Shelley Burgon, Sound Chandelier
Spring Break Art Show, Old School, Mott St. NYC
recorded 11/3/2012, 01’03”
(art pour une ré-évolution urbaine), 6 – 16 October 2011
recorded 6/10/2011, 01’47”
The challenge faced by director Michelangelo Pistoletto, I’ve been told, was to make the Biennial “Evento Bordeaux” 2011 into something that would truly engage an entire city, not just a restricted artworld audience. The major effort of social “outreach” was a rare case of going beyond good intentions and lip service, producing very concrete interaction between art and the local population. Sound/music was a big part of this successful strategy.
An intense program of exhibitions, concerts, workshops, impromptu gatherings in public places, sound parades, including forays into outlying suburbs usually overlooked by major cultural happenings. The whole sound/music program was organized with the help of Sound Res. The list of names is too long to include here; in the recording you’re hearing the great Sikh singer Madan Gopal Singh, who also worked together with contemporary musicians in a number of concerts, then a small snip of the nocturnal sound parade with hundreds of “boomboxes” by Phil Kline (one of his Unsilent works, electronic compositions split into many parts on cassette or CD played on boomboxes carried by people walking around the city in a large group, a series that began in 1992 in NY for Christmas).
The last sample is from Panic Box by Steve Piccolo, part of the mix for Radio Grenoble of hundreds of vocal non-verbal recordings made in total solitude and privacy by residents of the Grand Parc suburb of Bordeaux.
Dublin Contemporary, 6 September – 31 October 2011. Curators Jota Castro and Christian Viveros-Fauné
Dublin Contemporary was the debut of another major contemporary art event on the international stage, and a successful attempt to get the whole city involved, attracting a wider audience than might have been expected. The main part of the show was in a former college facility that had been closed for some time, left more or less intact. Footsteps on the old wooden floors were a constant, pleasant sound feature, as the abandoned rather ghostly spaces echoed with new life. There were many intriguing multisensorial pieces involving sound. Here we will document just a few of them.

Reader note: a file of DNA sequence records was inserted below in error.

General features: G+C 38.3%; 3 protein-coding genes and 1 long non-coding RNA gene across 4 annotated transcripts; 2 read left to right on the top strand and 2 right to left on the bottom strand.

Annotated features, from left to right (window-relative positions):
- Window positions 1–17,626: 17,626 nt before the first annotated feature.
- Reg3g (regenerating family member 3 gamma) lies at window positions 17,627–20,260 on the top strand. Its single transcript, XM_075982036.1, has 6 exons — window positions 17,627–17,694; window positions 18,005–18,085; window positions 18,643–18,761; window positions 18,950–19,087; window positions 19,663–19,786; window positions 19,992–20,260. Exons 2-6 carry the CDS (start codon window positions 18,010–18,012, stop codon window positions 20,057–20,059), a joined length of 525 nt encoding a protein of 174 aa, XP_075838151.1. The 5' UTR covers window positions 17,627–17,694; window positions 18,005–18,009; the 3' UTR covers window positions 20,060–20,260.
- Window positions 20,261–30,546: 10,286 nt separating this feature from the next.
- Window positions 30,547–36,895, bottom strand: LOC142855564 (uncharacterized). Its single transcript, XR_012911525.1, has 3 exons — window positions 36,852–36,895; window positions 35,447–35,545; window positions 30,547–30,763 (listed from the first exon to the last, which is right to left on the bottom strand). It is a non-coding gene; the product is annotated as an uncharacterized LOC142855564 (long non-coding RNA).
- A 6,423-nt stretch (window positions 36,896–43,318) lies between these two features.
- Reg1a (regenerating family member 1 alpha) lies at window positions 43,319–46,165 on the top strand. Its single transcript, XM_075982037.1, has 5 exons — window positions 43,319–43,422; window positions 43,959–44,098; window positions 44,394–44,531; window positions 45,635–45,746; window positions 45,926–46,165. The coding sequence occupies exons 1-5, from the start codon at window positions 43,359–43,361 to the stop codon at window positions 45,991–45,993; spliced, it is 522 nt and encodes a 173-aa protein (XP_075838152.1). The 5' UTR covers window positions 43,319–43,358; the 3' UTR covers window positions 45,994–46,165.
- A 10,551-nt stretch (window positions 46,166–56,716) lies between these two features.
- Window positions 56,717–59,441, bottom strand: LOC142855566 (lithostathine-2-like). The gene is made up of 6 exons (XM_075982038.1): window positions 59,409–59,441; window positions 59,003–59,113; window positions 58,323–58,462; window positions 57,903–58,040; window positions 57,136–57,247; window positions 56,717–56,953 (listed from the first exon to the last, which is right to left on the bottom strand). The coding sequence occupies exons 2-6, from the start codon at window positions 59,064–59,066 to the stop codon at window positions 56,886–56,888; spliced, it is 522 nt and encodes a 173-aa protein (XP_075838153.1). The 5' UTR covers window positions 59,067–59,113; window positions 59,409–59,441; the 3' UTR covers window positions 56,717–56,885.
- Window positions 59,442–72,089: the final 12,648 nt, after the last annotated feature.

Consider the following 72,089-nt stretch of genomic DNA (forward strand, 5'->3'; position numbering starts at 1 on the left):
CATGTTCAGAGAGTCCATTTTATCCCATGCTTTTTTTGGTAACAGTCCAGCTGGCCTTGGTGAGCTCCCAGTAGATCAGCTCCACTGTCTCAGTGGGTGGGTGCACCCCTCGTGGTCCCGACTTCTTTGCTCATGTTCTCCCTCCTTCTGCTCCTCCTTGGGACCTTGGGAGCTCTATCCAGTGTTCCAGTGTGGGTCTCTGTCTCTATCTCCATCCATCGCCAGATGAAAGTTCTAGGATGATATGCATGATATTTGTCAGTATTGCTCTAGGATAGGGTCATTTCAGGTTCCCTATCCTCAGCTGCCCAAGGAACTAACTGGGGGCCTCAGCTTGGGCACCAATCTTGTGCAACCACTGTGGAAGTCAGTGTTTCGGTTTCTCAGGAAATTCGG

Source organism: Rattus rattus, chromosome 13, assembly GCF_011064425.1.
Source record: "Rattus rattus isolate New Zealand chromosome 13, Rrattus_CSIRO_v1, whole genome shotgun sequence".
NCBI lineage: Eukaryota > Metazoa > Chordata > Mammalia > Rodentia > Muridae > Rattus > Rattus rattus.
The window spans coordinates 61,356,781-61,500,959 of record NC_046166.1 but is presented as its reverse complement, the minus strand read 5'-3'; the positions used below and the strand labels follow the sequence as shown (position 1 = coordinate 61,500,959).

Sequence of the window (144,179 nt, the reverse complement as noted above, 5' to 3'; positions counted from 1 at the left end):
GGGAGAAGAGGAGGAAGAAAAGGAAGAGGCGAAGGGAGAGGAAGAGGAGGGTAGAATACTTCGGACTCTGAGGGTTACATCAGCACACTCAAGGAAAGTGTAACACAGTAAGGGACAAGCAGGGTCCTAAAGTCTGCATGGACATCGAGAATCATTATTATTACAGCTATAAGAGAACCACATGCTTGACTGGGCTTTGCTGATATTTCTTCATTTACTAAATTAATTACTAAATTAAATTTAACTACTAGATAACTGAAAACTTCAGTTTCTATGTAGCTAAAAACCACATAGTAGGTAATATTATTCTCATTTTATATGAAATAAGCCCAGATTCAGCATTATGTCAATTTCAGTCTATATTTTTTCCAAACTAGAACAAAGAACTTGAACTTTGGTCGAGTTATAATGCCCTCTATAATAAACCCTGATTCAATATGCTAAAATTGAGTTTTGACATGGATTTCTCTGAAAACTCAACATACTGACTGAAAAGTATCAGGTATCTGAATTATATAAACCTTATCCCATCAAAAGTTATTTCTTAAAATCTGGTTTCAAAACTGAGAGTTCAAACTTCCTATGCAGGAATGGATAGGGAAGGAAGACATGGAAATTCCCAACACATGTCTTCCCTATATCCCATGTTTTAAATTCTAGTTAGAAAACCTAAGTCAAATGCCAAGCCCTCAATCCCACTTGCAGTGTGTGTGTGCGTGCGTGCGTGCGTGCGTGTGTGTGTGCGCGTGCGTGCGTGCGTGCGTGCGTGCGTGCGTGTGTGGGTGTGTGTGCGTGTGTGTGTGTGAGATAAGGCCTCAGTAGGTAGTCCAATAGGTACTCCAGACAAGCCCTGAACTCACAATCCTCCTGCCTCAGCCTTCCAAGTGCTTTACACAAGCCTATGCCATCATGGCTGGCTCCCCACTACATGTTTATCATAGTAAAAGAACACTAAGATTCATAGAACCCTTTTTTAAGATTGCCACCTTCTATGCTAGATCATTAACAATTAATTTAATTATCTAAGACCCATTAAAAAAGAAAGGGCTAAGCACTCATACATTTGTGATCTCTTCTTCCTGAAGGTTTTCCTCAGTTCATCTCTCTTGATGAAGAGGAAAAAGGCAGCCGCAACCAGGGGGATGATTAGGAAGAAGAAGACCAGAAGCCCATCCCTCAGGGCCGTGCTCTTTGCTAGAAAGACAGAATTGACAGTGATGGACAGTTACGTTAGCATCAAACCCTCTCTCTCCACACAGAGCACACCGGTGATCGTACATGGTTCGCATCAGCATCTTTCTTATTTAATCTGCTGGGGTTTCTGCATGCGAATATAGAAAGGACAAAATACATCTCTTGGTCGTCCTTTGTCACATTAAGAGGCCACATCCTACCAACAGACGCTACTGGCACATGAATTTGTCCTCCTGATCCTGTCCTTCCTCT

recorded on 31/10/2011, 00’59”
Carola Muecke, Physical Cosmology
A rather unassuming work in a small back room unexpectedly reveals, upon further study (like many of the works in this show) a narrative side that adds real depth to the experience of the work (even in retrospect). A not-too-slick wall sculpture that looks something like a makeshift launching pad for homemade rockets emits embarrassed, disarmingly human sounding hiccups at irregular intervals. In the daunting conceptual density of a large group show this work seems to opt for a particular strategy, limiting its physical impact to a sort of suggestion, planting a seed for further exploration that happens in another, more private space and time frame. A visit to the artist’s website reveals links to a short story and an essay (not by the artist) “inspired by” Physical Cosmology.
NEVAN LAHART, WANKRUPTCY
also at Dublin Contemporary 2011
recorded 31/10/2011, 00’43”
MARK CLARE, FOR ALL MANKIND
also at Dublin Contemporary 2011
recorded 31/10/2011, 01’29”
BOLOGNA ARTEFIERA / ENTRANCE TURNSTILES
The most interesting sound installation at ArteFiera 2018, the annual art fair in Bologna, was right at the entrance, where barcodes on tickets get read and/or often rejected by the sensors on the turnstiles. Turnstiles in Italian are called “tornelli” which sounds a lot like a kind of pasta. Hence Tornelli alla Bolognese… Bolognese sauce is basically what they call “ragù” from the French “ragout.” During the years of Fascism, the regime tried to eliminate all words of foreign origin from the Italian language (an insane mission, since maybe all words come from somewhere else). Their solution for the ragù sauce cherished all over Italy was a very ugly word no one ever used, except for laughs: “ragutto”!
In the photo: a microphone hidden in the old stone walls of Bologna…